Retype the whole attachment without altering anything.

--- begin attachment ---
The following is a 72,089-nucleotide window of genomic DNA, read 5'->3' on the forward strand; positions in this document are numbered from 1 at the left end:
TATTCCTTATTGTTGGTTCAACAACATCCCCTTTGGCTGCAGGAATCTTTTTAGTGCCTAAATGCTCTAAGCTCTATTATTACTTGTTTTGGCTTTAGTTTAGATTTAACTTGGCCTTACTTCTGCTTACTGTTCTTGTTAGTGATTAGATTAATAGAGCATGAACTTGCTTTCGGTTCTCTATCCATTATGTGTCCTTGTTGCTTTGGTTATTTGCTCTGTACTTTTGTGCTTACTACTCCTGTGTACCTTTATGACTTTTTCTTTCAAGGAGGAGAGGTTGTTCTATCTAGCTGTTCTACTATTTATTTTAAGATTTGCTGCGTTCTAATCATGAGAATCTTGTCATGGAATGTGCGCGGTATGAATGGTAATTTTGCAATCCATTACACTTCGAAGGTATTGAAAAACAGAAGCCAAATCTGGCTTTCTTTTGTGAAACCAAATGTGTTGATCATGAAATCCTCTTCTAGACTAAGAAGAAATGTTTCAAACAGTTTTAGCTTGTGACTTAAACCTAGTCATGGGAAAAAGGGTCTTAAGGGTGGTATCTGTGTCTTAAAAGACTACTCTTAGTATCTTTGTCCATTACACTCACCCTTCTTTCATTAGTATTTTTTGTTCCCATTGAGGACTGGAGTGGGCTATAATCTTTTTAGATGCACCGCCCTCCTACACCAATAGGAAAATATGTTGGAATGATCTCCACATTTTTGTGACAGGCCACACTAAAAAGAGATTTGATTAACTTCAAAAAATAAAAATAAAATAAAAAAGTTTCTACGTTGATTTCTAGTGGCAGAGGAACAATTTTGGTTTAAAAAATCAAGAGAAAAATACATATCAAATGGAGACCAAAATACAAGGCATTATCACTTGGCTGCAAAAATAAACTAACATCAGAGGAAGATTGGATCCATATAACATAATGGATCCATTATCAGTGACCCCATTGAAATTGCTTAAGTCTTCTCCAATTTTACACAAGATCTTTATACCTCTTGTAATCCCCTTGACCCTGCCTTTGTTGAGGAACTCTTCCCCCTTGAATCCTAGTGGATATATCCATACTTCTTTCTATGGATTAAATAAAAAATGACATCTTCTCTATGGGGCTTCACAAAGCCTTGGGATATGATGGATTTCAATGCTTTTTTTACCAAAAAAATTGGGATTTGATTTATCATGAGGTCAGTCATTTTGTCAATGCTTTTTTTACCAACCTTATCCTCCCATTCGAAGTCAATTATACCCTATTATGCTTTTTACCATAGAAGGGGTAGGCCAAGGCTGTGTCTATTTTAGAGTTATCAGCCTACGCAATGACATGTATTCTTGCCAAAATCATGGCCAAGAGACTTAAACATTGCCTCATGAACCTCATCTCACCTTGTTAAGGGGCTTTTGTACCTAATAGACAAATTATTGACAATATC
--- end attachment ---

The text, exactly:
The following is a 72,089-nucleotide window of genomic DNA, read 5'->3' on the forward strand; positions in this document are numbered from 1 at the left end:
TATTCCTTATTGTTGGTTCAACAACATCCCCTTTGGCTGCAGGAATCTTTTTAGTGCCTAAATGCTCTAAGCTCTATTATTACTTGTTTTGGCTTTAGTTTAGATTTAACTTGGCCTTACTTCTGCTTACTGTTCTTGTTAGTGATTAGATTAATAGAGCATGAACTTGCTTTCGGTTCTCTATCCATTATGTGTCCTTGTTGCTTTGGTTATTTGCTCTGTACTTTTGTGCTTACTACTCCTGTGTACCTTTATGACTTTTTCTTTCAAGGAGGAGAGGTTGTTCTATCTAGCTGTTCTACTATTTATTTTAAGATTTGCTGCGTTCTAATCATGAGAATCTTGTCATGGAATGTGCGCGGTATGAATGGTAATTTTGCAATCCATTACACTTCGAAGGTATTGAAAAACAGAAGCCAAATCTGGCTTTCTTTTGTGAAACCAAATGTGTTGATCATGAAATCCTCTTCTAGACTAAGAAGAAATGTTTCAAACAGTTTTAGCTTGTGACTTAAACCTAGTCATGGGAAAAAGGGTCTTAAGGGTGGTATCTGTGTCTTAAAAGACTACTCTTAGTATCTTTGTCCATTACACTCACCCTTCTTTCATTAGTATTTTTTGTTCCCATTGAGGACTGGAGTGGGCTATAATCTTTTTAGATGCACCGCCCTCCTACACCAATAGGAAAATATGTTGGAATGATCTCCACATTTTTGTGACAGGCCACACTAAAAAGAGATTTGATTAACTTCAAAAAATAAAAATAAAATAAAAAAGTTTCTACGTTGATTTCTAGTGGCAGAGGAACAATTTTGGTTTAAAAAATCAAGAGAAAAATACATATCAAATGGAGACCAAAATACAAGGCATTATCACTTGGCTGCAAAAATAAACTAACATCAGAGGAAGATTGGATCCATATAACATAATGGATCCATTATCAGTGACCCCATTGAAATTGCTTAAGTCTTCTCCAATTTTACACAAGATCTTTATACCTCTTGTAATCCCCTTGACCCTGCCTTTGTTGAGGAACTCTTCCCCCTTGAATCCTAGTGGATATATCCATACTTCTTTCTATGGATTAAATAAAAAATGACATCTTCTCTATGGGGCTTCACAAAGCCTTGGGATATGATGGATTTCAATGCTTTTTTTACCAAAAAAATTGGGATTTGATTTATCATGAGGTCAGTCATTTTGTCAATGCTTTTTTTACCAACCTTATCCTCCCATTCGAAGTCAATTATACCCTATTATGCTTTTTACCATAGAAGGGGTAGGCCAAGGCTGTGTCTATTTTAGAGTTATCAGCCTACGCAATGACATGTATTCTTGCCAAAATCATGGCCAAGAGACTTAAACATTGCCTCATGAACCTCATCTCACCTTGTTAAGGGGCTTTTGTACCTAATAGACAAATTATTGACAATATC